Long Island

Long Island Woman Faked $40M Worth of Gucci, Chanel Labels in Nationwide Scheme: Cops

Combined, the items were worth about $40,000,000 -- and investigators say they were being shipped all over America

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A 31-year-old Long Island woman has been arrested in an alleged $40 million counterfeit goods scheme, manufacturing fake Gucci, Chanel, Prada and other high-end labels out of the boutique she owns, Nassau County police said Tuesday.

Lindsay Castelli surrendered to Nassau County Asset Forfeiture detectives late last week in the more than year-long scheme, authorities allege. She faces a charge of second-degree trademark counterfeiting in the case.

According to investigators, detectives launched an investigation in April 2021 into Linny's Boutique, the Plainview shop on Old Country Road where Castelli is listed as the sole owner. U.S. Postal Service inspectors assisted.

The probe found Castelli's store allegedly contained thousands of synthetic heat-sealed counterfeit labels with assorted clothing and jewelry. A search warrant executed there a week ago yielded 22 heat press machines and various counterfeit items with labels ranging from Dior to Ugg, Louis Vuitton, Gucci, Chanel and Prada, officials said.

Nassau County cops described the basement of the boutique as a sort of sweatshop operation in which inexpensive clothes made from China had fake designer labels put on them. Those were then sold as real. Profits were huge in some cases. A $10 sweatshirt, for example, sold for $5,000 police said.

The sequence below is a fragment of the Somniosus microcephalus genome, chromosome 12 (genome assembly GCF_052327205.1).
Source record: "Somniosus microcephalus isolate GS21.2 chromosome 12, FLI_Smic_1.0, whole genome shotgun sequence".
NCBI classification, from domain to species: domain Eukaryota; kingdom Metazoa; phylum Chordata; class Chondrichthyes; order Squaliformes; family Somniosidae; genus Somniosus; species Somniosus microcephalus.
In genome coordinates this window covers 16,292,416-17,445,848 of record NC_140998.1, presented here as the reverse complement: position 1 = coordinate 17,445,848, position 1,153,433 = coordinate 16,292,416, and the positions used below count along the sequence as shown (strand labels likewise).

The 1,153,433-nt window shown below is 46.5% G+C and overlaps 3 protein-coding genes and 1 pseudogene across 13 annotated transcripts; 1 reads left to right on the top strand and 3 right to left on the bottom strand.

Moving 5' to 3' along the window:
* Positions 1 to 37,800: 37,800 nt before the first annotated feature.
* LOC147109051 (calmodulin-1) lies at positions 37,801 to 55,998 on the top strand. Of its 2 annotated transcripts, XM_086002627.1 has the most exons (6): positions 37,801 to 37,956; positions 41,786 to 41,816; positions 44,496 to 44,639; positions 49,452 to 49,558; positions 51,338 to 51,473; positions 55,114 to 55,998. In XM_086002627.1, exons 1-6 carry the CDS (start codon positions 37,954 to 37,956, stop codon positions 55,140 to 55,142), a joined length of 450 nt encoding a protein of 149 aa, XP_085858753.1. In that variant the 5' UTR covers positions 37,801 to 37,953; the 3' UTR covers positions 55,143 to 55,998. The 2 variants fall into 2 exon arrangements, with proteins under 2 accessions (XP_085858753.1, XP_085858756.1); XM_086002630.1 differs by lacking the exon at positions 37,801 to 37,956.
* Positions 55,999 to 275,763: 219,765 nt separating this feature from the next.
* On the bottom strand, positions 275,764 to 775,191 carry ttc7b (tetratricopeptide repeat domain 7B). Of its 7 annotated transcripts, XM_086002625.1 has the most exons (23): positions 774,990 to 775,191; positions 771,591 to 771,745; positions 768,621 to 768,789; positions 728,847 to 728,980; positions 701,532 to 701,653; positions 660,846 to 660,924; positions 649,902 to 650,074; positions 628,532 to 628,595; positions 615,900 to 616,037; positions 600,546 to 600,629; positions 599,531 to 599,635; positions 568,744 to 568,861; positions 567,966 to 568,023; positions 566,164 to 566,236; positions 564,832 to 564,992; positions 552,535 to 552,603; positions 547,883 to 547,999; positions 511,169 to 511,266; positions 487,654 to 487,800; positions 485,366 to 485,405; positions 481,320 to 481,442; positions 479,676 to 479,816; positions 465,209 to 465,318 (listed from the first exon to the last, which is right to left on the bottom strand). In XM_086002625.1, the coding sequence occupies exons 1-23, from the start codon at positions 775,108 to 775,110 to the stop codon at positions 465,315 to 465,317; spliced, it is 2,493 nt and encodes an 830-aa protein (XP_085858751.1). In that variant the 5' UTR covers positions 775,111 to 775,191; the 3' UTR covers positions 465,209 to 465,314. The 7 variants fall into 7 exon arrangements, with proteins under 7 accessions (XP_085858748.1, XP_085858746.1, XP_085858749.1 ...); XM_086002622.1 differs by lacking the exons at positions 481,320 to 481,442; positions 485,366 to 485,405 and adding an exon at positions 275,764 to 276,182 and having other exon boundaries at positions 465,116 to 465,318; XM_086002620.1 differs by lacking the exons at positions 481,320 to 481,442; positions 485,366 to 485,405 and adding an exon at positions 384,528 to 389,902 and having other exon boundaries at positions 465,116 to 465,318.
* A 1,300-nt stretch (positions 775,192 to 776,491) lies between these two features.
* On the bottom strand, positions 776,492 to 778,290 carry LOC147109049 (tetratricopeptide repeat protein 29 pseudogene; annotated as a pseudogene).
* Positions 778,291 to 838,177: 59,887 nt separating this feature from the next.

Combined, the items were worth about $40,000,000, and investigators say they were being shipped all over America, purchased from both the store and an online website. The kind of counterfeiting Castelli is accused of doing can be big business: In 2021, U.S. Customs and Border Protection seized items with a suggested retail vale of over $3 billion.

Castelli was released on a desk appearance ticket and is due back in court next month. If convicted, she could face up to three years behind bars.

Attorney information for her wasn't immediately available. Her boutique was closed on Tuesday; no one was available for comment at her home in Smithtown.

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